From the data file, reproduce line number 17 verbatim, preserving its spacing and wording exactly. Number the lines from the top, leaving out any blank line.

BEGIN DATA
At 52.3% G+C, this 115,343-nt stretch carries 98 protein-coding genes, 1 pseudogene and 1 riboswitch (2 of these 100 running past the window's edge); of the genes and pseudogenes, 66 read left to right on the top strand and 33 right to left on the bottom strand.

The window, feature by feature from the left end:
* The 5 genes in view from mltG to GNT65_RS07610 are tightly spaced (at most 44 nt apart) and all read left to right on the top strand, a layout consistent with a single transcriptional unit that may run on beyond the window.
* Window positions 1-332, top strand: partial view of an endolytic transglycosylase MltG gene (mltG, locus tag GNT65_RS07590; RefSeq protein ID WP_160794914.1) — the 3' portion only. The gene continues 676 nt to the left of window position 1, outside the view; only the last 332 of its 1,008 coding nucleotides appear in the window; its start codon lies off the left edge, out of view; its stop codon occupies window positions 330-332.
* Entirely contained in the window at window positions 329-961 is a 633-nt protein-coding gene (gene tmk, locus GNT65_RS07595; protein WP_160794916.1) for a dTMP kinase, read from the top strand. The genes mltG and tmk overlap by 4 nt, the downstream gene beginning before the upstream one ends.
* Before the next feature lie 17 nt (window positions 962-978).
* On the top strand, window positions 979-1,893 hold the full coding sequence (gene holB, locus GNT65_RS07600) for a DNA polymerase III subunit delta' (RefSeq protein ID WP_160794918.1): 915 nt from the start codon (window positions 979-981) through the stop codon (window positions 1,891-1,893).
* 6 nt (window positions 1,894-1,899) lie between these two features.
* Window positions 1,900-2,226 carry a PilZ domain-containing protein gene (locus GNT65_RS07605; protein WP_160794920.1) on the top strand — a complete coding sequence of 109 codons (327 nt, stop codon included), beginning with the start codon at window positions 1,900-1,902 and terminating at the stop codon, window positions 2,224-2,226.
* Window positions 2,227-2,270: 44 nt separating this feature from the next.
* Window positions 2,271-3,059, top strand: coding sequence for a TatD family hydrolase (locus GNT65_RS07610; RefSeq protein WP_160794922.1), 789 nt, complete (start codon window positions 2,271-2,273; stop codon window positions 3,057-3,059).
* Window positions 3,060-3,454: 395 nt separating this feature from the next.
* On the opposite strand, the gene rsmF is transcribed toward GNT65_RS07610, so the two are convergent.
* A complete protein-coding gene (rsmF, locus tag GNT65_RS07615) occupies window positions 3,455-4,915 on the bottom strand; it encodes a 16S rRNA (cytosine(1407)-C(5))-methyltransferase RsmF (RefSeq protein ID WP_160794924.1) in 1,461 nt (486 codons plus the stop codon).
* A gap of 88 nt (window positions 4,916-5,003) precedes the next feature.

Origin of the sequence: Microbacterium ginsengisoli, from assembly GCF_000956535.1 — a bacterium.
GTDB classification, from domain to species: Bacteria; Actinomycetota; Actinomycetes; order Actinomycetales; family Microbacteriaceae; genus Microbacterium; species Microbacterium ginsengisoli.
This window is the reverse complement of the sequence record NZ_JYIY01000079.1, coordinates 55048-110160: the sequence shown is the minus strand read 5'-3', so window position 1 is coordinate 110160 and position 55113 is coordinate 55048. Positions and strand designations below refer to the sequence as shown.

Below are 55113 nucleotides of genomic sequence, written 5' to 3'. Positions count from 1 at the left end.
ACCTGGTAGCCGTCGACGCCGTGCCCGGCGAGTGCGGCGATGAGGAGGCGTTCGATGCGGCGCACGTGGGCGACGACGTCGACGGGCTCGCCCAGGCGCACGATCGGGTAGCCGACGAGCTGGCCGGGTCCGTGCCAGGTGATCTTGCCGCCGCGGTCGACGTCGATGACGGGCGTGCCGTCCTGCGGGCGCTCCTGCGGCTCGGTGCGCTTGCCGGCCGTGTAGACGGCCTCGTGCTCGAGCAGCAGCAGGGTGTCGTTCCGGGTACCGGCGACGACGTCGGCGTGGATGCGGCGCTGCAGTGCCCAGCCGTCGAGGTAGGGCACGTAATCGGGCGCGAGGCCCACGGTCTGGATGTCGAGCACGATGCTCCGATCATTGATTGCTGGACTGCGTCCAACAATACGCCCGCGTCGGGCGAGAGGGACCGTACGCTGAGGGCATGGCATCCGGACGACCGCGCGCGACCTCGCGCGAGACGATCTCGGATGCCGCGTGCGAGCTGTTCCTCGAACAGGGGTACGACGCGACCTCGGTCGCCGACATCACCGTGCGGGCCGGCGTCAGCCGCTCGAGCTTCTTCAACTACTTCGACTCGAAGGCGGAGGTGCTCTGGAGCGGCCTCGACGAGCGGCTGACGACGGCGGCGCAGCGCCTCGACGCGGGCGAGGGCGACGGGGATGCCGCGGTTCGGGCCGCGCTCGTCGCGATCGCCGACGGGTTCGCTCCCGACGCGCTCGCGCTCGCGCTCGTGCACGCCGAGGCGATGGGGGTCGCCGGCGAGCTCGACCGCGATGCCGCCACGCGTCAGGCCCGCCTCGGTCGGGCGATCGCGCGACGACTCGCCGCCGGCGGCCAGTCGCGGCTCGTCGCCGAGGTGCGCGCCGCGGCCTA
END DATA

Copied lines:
GTDB classification, from domain to species: Bacteria; Actinomycetota; Actinomycetes; order Actinomycetales; family Microbacteriaceae; genus Microbacterium; species Microbacterium ginsengisoli.